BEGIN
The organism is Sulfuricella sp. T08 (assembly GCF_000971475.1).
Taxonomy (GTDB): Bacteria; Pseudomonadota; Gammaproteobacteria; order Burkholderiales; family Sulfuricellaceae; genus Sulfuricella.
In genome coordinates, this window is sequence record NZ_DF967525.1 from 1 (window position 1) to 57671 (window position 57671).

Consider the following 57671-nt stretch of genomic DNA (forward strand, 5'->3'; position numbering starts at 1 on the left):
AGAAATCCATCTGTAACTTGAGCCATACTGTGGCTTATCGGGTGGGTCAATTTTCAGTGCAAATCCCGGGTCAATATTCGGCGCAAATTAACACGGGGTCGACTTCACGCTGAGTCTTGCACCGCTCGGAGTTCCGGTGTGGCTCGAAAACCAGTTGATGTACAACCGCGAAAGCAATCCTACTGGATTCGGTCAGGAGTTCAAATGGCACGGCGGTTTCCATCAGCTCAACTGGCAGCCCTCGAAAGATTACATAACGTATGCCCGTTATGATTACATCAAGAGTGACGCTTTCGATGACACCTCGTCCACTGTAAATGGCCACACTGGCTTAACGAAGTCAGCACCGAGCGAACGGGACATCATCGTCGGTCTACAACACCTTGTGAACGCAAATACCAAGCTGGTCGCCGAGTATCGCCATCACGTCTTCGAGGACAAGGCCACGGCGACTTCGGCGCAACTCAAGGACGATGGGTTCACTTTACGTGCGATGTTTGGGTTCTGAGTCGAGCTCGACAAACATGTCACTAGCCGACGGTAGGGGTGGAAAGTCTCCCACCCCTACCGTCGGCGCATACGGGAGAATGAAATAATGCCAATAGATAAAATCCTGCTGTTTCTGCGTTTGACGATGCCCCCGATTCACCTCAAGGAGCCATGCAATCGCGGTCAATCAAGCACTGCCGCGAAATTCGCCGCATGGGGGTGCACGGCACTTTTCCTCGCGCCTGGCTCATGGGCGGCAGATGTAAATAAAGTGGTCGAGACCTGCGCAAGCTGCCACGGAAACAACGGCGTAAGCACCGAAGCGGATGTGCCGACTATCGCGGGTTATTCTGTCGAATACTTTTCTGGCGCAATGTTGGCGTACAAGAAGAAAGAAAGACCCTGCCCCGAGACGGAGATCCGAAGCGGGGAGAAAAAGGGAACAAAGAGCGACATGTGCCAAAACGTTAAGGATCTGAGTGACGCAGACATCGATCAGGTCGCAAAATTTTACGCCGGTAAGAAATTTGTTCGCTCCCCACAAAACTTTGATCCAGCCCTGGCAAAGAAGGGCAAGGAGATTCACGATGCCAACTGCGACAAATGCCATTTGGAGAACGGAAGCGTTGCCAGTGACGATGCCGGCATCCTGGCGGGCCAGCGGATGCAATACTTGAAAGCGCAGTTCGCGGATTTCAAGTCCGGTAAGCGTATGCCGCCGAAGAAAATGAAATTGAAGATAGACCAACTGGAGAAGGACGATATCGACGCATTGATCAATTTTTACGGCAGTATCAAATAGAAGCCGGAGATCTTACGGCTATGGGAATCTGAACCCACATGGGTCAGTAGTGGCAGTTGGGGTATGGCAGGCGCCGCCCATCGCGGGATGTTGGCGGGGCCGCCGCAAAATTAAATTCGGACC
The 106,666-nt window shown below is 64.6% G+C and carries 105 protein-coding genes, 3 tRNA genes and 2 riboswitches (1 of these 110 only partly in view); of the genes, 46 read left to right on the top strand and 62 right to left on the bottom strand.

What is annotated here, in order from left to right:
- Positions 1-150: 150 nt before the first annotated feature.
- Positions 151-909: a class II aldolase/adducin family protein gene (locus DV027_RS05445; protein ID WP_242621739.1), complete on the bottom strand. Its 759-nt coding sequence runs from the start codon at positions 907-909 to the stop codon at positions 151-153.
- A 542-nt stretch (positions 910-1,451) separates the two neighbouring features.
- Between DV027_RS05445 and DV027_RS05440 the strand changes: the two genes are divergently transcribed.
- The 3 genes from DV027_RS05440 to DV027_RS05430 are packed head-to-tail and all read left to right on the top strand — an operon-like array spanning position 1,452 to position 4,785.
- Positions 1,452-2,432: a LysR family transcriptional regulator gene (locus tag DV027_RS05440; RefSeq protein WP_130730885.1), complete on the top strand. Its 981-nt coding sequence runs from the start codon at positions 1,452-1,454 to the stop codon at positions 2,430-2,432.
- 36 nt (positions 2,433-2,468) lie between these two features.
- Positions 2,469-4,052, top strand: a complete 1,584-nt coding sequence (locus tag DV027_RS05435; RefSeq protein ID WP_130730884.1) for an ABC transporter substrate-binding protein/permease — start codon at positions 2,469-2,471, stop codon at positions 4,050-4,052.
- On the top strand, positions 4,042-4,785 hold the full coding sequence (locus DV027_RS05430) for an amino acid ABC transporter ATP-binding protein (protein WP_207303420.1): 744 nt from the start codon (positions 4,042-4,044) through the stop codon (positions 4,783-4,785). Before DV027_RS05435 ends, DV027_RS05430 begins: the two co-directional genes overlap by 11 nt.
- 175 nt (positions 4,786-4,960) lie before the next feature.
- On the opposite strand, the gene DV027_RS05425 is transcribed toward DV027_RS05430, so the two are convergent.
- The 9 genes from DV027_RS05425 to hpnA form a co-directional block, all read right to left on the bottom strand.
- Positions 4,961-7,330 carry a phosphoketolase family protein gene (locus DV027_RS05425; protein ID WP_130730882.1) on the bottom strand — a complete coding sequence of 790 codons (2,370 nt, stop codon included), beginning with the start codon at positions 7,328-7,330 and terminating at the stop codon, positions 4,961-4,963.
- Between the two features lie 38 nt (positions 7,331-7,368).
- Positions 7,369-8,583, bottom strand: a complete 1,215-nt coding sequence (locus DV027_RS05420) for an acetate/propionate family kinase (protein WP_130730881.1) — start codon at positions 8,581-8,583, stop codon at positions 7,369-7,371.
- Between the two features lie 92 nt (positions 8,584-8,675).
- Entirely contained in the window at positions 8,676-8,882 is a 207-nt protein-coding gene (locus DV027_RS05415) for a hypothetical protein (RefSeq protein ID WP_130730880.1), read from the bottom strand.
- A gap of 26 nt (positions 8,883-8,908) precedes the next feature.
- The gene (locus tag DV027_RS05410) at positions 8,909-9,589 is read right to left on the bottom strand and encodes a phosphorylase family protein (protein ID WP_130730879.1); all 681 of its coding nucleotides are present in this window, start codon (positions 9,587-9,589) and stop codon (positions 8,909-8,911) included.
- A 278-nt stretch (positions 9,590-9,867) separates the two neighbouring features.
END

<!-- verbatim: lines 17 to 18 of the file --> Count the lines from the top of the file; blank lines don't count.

- 175 nt (positions 4,786-4,960) lie before the next feature.
- On the opposite strand, the gene DV027_RS05425 is transcribed toward DV027_RS05430, so the two are convergent.